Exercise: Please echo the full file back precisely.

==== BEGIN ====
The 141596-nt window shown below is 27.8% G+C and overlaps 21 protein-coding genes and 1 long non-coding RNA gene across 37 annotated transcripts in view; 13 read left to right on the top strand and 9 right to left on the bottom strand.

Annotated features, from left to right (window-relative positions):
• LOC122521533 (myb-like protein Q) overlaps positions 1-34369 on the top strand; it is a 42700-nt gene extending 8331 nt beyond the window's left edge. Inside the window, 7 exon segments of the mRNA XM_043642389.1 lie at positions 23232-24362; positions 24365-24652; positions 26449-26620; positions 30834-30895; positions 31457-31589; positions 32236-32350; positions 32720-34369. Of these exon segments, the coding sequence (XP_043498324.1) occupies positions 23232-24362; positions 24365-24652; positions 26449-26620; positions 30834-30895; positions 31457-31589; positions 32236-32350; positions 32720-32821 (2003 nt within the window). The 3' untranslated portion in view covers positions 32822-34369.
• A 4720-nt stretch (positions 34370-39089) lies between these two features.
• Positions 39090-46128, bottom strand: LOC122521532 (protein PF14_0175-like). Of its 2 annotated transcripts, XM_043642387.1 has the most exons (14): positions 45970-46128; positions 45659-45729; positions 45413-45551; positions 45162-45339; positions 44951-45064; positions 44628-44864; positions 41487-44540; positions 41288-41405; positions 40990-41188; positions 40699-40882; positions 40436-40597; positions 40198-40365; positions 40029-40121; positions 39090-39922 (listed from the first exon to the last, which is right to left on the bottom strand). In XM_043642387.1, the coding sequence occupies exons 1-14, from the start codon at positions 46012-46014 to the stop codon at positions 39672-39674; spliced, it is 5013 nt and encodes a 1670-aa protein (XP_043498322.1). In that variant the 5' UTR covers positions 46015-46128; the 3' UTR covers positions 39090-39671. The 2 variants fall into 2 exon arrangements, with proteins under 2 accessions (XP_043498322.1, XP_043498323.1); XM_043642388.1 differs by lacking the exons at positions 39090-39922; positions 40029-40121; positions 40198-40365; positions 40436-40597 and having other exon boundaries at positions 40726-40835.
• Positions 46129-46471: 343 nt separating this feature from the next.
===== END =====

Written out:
The 141596-nt window shown below is 27.8% G+C and overlaps 21 protein-coding genes and 1 long non-coding RNA gene across 37 annotated transcripts in view; 13 read left to right on the top strand and 9 right to left on the bottom strand.

Annotated features, from left to right (window-relative positions):
• LOC122521533 (myb-like protein Q) overlaps positions 1-34369 on the top strand; it is a 42700-nt gene extending 8331 nt beyond the window's left edge. Inside the window, 7 exon segments of the mRNA XM_043642389.1 lie at positions 23232-24362; positions 24365-24652; positions 26449-26620; positions 30834-30895; positions 31457-31589; positions 32236-32350; positions 32720-34369. Of these exon segments, the coding sequence (XP_043498324.1) occupies positions 23232-24362; positions 24365-24652; positions 26449-26620; positions 30834-30895; positions 31457-31589; positions 32236-32350; positions 32720-32821 (2003 nt within the window). The 3' untranslated portion in view covers positions 32822-34369.
• A 4720-nt stretch (positions 34370-39089) lies between these two features.
• Positions 39090-46128, bottom strand: LOC122521532 (protein PF14_0175-like). Of its 2 annotated transcripts, XM_043642387.1 has the most exons (14): positions 45970-46128; positions 45659-45729; positions 45413-45551; positions 45162-45339; positions 44951-45064; positions 44628-44864; positions 41487-44540; positions 41288-41405; positions 40990-41188; positions 40699-40882; positions 40436-40597; positions 40198-40365; positions 40029-40121; positions 39090-39922 (listed from the first exon to the last, which is right to left on the bottom strand). In XM_043642387.1, the coding sequence occupies exons 1-14, from the start codon at positions 46012-46014 to the stop codon at positions 39672-39674; spliced, it is 5013 nt and encodes a 1670-aa protein (XP_043498322.1). In that variant the 5' UTR covers positions 46015-46128; the 3' UTR covers positions 39090-39671. The 2 variants fall into 2 exon arrangements, with proteins under 2 accessions (XP_043498322.1, XP_043498323.1); XM_043642388.1 differs by lacking the exons at positions 39090-39922; positions 40029-40121; positions 40198-40365; positions 40436-40597 and having other exon boundaries at positions 40726-40835.
• Positions 46129-46471: 343 nt separating this feature from the next.